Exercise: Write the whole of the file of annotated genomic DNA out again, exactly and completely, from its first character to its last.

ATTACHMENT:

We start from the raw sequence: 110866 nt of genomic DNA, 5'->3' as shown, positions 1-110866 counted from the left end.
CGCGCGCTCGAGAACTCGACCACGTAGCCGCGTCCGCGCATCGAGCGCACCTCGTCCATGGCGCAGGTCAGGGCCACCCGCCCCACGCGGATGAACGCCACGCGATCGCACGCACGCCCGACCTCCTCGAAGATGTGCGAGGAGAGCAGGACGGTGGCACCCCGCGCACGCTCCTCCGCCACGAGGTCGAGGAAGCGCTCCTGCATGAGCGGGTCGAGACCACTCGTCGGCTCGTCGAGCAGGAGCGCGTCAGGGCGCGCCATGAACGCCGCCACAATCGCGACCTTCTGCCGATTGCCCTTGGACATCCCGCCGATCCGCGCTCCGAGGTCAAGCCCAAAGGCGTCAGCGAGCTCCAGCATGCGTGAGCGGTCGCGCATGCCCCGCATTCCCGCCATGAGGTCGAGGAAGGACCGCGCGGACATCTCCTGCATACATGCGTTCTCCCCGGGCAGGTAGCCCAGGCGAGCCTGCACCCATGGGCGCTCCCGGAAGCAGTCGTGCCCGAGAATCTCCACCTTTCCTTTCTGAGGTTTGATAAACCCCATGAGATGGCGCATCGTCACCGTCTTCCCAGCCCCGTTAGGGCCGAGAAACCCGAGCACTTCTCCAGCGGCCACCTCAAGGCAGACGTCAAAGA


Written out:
We start from the raw sequence: 110866 nt of genomic DNA, 5'->3' as shown, positions 1-110866 counted from the left end.
CGCGCGCTCGAGAACTCGACCACGTAGCCGCGTCCGCGCATCGAGCGCACCTCGTCCATGGCGCAGGTCAGGGCCACCCGCCCCACGCGGATGAACGCCACGCGATCGCACGCACGCCCGACCTCCTCGAAGATGTGCGAGGAGAGCAGGACGGTGGCACCCCGCGCACGCTCCTCCGCCACGAGGTCGAGGAAGCGCTCCTGCATGAGCGGGTCGAGACCACTCGTCGGCTCGTCGAGCAGGAGCGCGTCAGGGCGCGCCATGAACGCCGCCACAATCGCGACCTTCTGCCGATTGCCCTTGGACATCCCGCCGATCCGCGCTCCGAGGTCAAGCCCAAAGGCGTCAGCGAGCTCCAGCATGCGTGAGCGGTCGCGCATGCCCCGCATTCCCGCCATGAGGTCGAGGAAGGACCGCGCGGACATCTCCTGCATACATGCGTTCTCCCCGGGCAGGTAGCCCAGGCGAGCCTGCACCCATGGGCGCTCCCGGAAGCAGTCGTGCCCGAGAATCTCCACCTTTCCTTTCTGAGGTTTGATAAACCCCATGAGATGGCGCATCGTCACCGTCTTCCCAGCCCCGTTAGGGCCGAGAAACCCGAGCACTTCTCCAGCGGCCACCTCAAGGCAGACGTCAAAGA